La Sebastiana is one of poet Pablo Neruda's three quirky homes that have been converted into museums honoring the distinguished Nobel laureate's work and life. Neruda is Chile's most beloved poet, and the country's most famous literary export. Even if you haven't familiarized yourself with Neruda's work, this museum is worth visiting to explore this eccentric home and view the whimsical knickknacks he relished collecting while traveling in Africa, Asia, and Europe. Neruda searched for poetry in the most mundane of objects. From a carousel horse brought from Paris to a chest of drawers wrenched from a ship, Neruda developed a collector's zeal for what most people would view as junk. The poet called himself an "estuary sailor"; although terrified of sailing, he nevertheless was spellbound by the sea, and he fashioned his homes to resemble boats, complete with porthole windows. Neruda named the house after its architect, a "poet of construction" Sebastián Collado, who had searched relentlessly for a site that would afford a panoramic view of the city. When Collado died, Neruda bought the house and in September 1961 it became the home where he would spend a great deal of time during the last decade of his life. The organized chaos that characterizes this home is a perfect microcosm of Valparaíso itself. While Neruda's house at Isla Negra is the most authentic, revealing more poignantly Neruda's spirit and lifestyle, at La Sebastiana visitors are able to wander freely at their own pace -- something you can't do at Neruda's other museums. There are self-guiding information sheets that explain the significance of important documents and items on display. A cultural center is here too, with a gallery and a gift shop.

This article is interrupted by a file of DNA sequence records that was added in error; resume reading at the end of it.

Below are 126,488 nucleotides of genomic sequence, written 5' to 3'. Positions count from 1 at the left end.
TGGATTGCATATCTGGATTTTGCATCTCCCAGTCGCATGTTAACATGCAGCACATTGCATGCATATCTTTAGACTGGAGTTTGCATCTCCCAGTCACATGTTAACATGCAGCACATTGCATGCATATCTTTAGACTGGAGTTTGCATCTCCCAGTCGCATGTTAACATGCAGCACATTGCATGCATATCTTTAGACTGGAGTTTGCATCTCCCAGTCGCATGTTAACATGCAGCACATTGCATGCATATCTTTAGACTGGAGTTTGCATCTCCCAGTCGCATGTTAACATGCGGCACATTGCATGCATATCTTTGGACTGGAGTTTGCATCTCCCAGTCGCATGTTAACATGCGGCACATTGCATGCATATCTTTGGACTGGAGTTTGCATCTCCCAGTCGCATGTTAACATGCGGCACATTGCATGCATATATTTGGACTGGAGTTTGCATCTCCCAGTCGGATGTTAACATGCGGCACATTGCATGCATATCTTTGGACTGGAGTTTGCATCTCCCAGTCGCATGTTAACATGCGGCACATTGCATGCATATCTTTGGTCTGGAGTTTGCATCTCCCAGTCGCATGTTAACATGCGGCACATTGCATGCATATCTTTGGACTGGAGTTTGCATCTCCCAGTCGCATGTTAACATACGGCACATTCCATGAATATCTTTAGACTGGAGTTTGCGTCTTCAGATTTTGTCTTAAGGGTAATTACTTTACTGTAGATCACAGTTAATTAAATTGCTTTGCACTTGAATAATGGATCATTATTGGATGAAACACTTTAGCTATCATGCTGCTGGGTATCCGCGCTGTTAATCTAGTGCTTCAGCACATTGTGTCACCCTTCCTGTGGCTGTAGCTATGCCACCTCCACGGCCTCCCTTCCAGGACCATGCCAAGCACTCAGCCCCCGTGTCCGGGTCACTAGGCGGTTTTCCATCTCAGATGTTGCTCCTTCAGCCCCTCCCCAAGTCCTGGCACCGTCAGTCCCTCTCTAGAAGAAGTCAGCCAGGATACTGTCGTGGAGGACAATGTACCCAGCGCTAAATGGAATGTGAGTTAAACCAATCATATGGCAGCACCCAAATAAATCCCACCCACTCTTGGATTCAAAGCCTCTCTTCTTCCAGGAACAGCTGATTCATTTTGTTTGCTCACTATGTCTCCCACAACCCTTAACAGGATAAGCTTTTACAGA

The walk from Plaza Victoria is a hike, so you might want to take a taxi. From Plaza Ecuador, there's a bus, Verde "D," or the colectivo no. 39.
- © Frommer's 2013
- Very Highly Recommended 2010